UV-C light is a subset of UV light, with a wavelength of approximately 254 nanometers. UV-C lights don’t exist naturally and are germicidal since germs don’t have a natural resistance to it. This is particularly useful during the COVID-19 pandemic because coronavirus can live on surfaces for up to 72 hours . Thus, as a result, you can easily re-contaminate your hands by touching these personal devices that may have traces of coronavirus and get infected despite frequently washing your hands. According to a research paper by Meecahn and Wilson, 2006 , UV-C bulbs takes about 12.5 minutes for it to be germicidal, so for extra safety precaution, we will up the timer to 15 minutes (900 seconds).
To make sure all surfaces of the item we wish to disinfect are disinfected properly, we will use aluminum foil panels to scatter lights evenly around all surfaces of the box. Furthermore, we will be using a net to suspend the object we wish to disinfect so the back sides can also be disinfected properly.
 The Guardian (2020), How long does coronavirus live on different surfaces. Retrieved from: https://www.theguardian.com/us-news/2020/apr/04/ho...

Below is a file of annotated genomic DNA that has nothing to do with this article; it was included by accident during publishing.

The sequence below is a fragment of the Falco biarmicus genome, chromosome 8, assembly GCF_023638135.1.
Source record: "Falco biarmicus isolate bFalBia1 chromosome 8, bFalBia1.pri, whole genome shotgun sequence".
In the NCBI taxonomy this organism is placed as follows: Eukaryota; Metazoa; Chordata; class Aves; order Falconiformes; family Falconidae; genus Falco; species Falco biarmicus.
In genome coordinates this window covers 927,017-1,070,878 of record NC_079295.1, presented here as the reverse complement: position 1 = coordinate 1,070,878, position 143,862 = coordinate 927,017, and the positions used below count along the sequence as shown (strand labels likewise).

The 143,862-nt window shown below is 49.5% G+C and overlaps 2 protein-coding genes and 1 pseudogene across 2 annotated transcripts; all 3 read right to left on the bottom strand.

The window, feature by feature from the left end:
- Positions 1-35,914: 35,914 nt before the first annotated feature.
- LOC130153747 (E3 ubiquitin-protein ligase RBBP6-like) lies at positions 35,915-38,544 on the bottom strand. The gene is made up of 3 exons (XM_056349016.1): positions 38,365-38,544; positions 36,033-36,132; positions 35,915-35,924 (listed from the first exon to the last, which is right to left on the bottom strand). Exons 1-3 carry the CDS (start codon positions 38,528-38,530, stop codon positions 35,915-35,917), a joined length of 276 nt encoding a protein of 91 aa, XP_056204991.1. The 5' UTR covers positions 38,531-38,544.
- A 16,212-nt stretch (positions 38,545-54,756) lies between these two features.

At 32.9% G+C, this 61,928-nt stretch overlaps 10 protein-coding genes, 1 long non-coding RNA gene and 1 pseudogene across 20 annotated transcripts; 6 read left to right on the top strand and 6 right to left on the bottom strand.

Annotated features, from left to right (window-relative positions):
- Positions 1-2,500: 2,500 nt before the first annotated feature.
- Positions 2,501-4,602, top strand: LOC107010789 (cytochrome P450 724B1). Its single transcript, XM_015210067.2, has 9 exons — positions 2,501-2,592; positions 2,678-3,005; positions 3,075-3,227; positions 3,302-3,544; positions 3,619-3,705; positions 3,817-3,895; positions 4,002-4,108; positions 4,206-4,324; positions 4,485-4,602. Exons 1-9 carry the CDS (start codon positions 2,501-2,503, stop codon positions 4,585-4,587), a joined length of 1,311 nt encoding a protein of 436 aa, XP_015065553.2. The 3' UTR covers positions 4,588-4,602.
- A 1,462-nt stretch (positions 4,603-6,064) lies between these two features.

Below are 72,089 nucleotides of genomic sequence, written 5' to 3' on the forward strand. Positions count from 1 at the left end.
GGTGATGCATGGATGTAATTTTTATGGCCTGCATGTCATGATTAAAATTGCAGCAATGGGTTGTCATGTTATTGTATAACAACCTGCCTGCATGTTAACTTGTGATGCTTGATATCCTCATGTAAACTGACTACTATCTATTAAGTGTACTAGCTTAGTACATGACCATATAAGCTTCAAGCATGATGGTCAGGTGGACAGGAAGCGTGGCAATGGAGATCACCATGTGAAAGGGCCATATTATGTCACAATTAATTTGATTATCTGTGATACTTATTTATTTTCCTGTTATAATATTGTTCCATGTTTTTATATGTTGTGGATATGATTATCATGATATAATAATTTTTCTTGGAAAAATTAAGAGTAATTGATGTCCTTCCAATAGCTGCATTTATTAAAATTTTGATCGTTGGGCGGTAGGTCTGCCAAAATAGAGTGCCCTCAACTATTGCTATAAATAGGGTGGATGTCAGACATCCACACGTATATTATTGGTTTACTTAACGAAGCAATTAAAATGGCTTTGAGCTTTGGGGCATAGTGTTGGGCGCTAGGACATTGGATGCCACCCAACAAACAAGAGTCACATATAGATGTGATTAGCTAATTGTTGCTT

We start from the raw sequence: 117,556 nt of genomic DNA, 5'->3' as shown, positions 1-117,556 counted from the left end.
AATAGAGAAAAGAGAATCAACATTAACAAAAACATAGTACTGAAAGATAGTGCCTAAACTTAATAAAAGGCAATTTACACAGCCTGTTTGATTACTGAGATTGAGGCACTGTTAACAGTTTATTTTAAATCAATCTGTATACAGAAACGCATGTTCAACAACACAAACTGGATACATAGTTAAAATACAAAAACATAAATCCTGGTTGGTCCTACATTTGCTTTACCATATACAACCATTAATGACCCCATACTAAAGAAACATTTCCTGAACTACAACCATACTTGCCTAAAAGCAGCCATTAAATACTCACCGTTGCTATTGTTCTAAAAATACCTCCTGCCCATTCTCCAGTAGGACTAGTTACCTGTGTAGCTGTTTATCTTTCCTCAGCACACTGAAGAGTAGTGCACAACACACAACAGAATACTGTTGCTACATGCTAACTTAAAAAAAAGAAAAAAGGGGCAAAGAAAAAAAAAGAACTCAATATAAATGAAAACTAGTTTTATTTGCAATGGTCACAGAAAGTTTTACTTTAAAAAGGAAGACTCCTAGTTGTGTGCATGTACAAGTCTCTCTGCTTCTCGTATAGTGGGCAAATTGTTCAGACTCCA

P. J. Meechan, et al (2006) Use of Ultraviolet Lights in Biological Safety Cabinets: A Contrarian View. Retrieved from https://www.ehs.ucsb.edu/files/docs/bs/Meechan_and...
I have broken up the project into 2 levels of difficulty, basic and advanced (based on your technical skills).
Basic will have the core features but fewer hardware requirements and is easier to construct. It uses a switch from bulb holders to control the lamp, with no additional safety features. Advanced has additional safety features to only allow the light to turn on when the box is closed, detects objects in the box with onboard sensors.
Basic: Only requires 2 bulbs, holders, cardboard, net, and aluminum, no programming nor electrical experience required.